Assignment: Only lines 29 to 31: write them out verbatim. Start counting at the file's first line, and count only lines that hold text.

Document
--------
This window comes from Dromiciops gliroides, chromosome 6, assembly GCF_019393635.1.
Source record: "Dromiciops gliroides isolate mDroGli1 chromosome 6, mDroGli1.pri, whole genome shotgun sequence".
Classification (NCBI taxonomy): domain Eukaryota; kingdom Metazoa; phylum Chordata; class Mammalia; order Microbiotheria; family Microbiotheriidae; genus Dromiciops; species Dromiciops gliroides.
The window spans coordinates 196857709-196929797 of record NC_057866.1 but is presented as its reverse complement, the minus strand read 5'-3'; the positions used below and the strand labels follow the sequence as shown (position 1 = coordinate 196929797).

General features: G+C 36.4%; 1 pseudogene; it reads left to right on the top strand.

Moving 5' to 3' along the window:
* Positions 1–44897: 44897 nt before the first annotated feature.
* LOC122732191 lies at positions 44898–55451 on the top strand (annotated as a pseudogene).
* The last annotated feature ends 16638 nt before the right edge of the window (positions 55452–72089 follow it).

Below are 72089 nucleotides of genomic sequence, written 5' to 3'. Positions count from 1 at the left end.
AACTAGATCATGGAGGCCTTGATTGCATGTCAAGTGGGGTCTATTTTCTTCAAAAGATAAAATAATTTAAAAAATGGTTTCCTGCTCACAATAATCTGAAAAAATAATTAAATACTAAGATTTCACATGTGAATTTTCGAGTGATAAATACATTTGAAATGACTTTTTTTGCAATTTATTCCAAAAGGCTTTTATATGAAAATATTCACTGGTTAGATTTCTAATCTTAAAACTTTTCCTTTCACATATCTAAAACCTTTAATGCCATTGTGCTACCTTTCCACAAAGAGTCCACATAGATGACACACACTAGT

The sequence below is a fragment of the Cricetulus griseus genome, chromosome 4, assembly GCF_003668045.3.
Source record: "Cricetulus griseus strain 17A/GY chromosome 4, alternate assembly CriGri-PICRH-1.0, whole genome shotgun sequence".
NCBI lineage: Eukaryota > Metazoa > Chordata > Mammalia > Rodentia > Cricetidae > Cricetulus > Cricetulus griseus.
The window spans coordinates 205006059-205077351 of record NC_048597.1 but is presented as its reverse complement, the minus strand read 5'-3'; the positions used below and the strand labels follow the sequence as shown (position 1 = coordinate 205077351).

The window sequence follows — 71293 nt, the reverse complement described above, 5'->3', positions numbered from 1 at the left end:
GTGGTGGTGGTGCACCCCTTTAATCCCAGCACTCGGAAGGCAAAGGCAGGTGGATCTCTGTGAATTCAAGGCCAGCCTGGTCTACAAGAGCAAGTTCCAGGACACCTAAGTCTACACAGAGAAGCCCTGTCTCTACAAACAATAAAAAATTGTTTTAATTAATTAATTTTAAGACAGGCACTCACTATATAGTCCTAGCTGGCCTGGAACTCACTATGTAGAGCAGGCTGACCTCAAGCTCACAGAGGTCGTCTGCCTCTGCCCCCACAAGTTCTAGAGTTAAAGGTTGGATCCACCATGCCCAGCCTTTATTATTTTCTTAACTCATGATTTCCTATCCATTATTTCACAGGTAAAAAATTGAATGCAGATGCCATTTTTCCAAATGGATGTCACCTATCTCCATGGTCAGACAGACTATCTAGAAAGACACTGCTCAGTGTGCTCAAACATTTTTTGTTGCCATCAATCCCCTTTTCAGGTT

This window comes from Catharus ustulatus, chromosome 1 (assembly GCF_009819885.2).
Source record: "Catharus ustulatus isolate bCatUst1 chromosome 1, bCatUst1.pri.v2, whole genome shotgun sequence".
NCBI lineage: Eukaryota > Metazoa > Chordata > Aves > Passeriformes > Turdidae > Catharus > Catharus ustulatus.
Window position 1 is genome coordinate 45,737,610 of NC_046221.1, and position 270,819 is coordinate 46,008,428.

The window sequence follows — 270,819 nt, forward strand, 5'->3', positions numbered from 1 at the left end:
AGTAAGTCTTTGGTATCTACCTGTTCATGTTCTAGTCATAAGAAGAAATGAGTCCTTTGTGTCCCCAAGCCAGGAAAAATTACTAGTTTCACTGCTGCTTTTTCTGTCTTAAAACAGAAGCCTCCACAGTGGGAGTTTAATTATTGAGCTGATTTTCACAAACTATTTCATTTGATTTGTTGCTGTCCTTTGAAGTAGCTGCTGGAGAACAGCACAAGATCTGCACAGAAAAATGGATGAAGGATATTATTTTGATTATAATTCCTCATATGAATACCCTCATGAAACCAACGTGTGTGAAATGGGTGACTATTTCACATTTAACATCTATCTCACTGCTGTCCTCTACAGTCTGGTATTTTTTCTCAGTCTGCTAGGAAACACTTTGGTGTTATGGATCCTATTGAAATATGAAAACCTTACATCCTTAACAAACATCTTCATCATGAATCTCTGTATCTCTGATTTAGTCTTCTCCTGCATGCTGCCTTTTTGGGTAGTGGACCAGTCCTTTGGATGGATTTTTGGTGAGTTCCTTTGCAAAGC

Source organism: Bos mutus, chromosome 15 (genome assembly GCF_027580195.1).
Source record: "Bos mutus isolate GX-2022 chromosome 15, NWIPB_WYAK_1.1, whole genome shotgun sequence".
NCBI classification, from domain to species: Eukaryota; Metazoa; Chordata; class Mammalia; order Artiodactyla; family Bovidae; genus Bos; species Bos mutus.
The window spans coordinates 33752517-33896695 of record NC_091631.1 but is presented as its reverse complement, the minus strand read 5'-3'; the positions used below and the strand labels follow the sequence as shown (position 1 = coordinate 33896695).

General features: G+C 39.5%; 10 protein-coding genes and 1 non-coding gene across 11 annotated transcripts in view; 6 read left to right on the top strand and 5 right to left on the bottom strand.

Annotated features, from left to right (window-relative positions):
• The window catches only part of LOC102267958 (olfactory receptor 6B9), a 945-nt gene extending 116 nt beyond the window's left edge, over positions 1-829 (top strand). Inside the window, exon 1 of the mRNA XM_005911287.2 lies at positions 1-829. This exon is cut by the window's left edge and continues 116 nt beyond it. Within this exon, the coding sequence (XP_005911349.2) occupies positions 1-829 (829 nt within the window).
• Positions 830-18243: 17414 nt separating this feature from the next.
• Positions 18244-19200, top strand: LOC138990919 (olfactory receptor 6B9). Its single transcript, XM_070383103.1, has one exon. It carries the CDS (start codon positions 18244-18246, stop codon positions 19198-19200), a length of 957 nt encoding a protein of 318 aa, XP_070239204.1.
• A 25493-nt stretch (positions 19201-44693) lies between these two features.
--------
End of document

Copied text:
Annotated features, from left to right (window-relative positions):
• The window catches only part of LOC102267958 (olfactory receptor 6B9), a 945-nt gene extending 116 nt beyond the window's left edge, over positions 1-829 (top strand). Inside the window, exon 1 of the mRNA XM_005911287.2 lies at positions 1-829. This exon is cut by the window's left edge and continues 116 nt beyond it. Within this exon, the coding sequence (XP_005911349.2) occupies positions 1-829 (829 nt within the window).
• Positions 830-18243: 17414 nt separating this feature from the next.